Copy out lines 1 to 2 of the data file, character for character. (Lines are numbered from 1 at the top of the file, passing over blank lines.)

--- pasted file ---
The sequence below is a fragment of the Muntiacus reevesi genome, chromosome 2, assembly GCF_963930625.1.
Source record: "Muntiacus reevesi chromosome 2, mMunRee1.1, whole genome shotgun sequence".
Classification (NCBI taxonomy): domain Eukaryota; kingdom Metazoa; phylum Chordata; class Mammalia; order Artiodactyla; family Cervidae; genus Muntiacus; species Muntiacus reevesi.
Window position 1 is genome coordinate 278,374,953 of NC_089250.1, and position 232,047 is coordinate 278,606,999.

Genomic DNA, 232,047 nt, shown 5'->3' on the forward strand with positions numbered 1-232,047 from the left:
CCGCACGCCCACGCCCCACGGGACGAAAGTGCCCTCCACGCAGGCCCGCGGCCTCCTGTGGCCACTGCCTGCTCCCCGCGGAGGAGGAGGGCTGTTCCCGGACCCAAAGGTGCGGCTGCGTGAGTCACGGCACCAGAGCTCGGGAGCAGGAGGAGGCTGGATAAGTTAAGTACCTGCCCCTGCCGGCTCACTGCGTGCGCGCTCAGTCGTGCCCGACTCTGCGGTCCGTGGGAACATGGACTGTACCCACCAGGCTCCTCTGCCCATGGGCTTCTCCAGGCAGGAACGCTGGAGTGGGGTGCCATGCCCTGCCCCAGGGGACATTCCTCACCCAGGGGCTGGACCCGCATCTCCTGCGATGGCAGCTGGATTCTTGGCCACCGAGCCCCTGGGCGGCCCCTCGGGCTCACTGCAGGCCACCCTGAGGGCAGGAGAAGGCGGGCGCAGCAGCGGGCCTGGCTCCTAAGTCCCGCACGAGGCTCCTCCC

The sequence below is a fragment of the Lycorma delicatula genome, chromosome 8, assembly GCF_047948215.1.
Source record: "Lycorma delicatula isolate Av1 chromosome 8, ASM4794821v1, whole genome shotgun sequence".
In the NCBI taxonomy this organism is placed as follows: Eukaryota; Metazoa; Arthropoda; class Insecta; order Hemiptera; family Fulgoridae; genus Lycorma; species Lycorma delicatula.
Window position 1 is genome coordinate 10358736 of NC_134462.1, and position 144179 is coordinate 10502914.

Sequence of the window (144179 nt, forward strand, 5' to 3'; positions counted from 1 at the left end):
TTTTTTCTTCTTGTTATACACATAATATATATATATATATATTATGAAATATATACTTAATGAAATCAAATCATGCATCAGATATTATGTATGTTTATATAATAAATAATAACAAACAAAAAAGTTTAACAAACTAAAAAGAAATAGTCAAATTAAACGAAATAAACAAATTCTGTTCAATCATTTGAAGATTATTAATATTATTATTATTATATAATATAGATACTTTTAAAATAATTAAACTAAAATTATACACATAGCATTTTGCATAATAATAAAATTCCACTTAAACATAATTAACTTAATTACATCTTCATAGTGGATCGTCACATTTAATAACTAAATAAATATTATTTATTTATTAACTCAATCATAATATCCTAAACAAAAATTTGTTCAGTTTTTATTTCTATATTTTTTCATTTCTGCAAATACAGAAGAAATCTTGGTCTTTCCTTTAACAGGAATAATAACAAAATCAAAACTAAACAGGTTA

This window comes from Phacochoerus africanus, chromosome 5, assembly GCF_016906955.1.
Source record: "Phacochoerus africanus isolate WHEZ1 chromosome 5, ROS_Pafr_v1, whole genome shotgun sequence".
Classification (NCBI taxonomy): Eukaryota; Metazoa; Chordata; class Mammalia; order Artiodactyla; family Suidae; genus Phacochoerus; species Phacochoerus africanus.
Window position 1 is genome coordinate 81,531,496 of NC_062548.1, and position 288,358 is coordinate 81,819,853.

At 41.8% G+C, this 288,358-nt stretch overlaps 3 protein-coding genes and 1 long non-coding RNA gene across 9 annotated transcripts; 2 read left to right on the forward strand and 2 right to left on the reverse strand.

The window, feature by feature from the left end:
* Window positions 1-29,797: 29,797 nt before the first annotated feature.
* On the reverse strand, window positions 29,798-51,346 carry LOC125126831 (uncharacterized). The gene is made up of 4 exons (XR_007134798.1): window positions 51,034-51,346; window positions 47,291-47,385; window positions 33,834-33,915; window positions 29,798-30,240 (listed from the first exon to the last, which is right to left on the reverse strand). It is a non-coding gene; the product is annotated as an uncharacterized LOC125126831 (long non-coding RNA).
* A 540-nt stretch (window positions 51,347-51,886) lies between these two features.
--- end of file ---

The sequence below is a fragment of the Muntiacus reevesi genome, chromosome 2, assembly GCF_963930625.1.
Source record: "Muntiacus reevesi chromosome 2, mMunRee1.1, whole genome shotgun sequence".